I wouldn't want them punished to the full extent of the law. I would want to know what they were downloading first. Remember, this was an unencrypted connection advertised as free WIFI.

My dad gets bitchy if I set up any encryption on my network. "What? I didn't need a password (encryption key) to get in before!" ....blah.
If you sat outside my house you would probably need a tin can waveguide antenna to get a signal.

How to build a tin can waveguide antenna

I have encryption enabled right now, so someone would be breaking the law if they used my connection. No gray area whatsoever.

I just figure that it's my personal responsibility to protect my own network, not the government's.

Granted, it is up to oneself to protect one's network. However this is not the question here. You just don't use what doesn't belong to you without any consent from the owner of whatever you want to borrow or use, and you need to comply to any conditions there is to it.

You wouldn't use your neighbour's lawn mower without asking permission to do so, whether the neighbour is standing next to the lawn mower or in his/her house. Same here. True, the network wasn't secure. True, it is tempting. Is that however good reasons to commit such act? No. In this case, benefit of the doubt stands, and I have nothing against that. What he got was fair.

Yeah, it's free access to a wifi network, but condition is that you have to purchase something. In other words, you have to be a customer. That is true to most coffee shops and whatever other shops, too, unless specify otherwise. What this café offered is a wifi network to its customers to that they can use the Internet while enjoying their coffee or whatever they ordered. And even though, the network was opened (not secured), it's still a private network, meaning it doesn't belong to you, but to the coffee shop. If you want to use it, just go in, buy a coffee, get a seat, and use the Internet as you wish.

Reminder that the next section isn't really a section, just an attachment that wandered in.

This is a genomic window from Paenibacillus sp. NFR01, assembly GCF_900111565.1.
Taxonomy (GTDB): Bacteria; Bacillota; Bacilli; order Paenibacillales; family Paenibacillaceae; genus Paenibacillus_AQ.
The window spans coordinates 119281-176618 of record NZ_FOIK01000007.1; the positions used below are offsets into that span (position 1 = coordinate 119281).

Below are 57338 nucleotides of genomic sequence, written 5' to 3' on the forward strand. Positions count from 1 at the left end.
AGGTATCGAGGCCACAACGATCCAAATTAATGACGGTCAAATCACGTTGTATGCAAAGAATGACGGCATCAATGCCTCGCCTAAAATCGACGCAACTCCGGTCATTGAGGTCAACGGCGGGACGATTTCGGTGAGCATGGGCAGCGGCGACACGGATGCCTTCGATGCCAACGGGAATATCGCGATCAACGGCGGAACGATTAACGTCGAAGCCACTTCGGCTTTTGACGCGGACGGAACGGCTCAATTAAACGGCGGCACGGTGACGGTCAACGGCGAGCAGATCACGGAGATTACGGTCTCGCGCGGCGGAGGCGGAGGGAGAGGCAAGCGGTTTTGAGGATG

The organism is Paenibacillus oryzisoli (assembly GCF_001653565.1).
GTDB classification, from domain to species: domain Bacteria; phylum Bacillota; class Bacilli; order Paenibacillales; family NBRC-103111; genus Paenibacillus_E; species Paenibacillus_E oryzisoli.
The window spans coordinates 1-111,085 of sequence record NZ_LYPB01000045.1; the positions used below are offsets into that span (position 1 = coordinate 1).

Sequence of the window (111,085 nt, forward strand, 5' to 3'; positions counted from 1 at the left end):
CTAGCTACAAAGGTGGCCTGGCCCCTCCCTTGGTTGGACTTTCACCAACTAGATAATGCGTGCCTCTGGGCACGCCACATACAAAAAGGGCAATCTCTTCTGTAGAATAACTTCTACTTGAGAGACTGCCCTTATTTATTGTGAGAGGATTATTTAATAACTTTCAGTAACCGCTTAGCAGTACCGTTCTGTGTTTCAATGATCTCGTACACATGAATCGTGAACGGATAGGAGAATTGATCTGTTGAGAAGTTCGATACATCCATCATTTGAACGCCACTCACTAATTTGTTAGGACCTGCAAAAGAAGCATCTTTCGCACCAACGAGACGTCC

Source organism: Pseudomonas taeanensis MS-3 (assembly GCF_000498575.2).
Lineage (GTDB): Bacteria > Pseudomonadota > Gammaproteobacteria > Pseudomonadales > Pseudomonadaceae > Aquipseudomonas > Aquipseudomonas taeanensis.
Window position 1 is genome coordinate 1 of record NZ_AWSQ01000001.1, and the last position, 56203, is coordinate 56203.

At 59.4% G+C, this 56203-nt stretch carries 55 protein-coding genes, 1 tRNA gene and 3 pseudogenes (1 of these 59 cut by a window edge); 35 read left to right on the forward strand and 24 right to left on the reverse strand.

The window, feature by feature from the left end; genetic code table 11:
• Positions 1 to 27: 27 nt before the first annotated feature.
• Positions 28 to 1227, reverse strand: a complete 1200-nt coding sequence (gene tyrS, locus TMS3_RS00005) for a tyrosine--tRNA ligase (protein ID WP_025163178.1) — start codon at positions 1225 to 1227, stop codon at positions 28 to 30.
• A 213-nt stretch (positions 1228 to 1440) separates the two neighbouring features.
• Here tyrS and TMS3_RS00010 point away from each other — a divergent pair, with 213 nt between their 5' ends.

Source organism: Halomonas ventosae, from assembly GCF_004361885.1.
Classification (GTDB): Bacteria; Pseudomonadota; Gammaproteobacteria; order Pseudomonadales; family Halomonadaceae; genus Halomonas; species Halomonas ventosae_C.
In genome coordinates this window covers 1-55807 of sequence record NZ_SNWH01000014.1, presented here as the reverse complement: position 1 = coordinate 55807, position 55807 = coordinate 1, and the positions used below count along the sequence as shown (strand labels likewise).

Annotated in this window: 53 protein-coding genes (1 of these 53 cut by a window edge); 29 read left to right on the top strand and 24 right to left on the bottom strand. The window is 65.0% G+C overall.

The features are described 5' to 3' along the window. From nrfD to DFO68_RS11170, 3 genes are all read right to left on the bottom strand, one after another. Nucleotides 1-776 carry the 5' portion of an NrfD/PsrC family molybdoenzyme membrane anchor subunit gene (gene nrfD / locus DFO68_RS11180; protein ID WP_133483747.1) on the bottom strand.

This is in no case similar to free access through wifi hotspots offered by some people or organizations, and still sometimes there are conditions to use such networks.

einsteinbqat said,
Free wifi in coffee shops are conditional to purchasing something there. It's stealing like anything else. I mean, if someone was to use your wifi connection, I bet you'd want them to be punished to the full extent of the law. So, what this guy got isn't bad. At least, now, more people will know that doing what Mr. Peterson is wrong and against the law.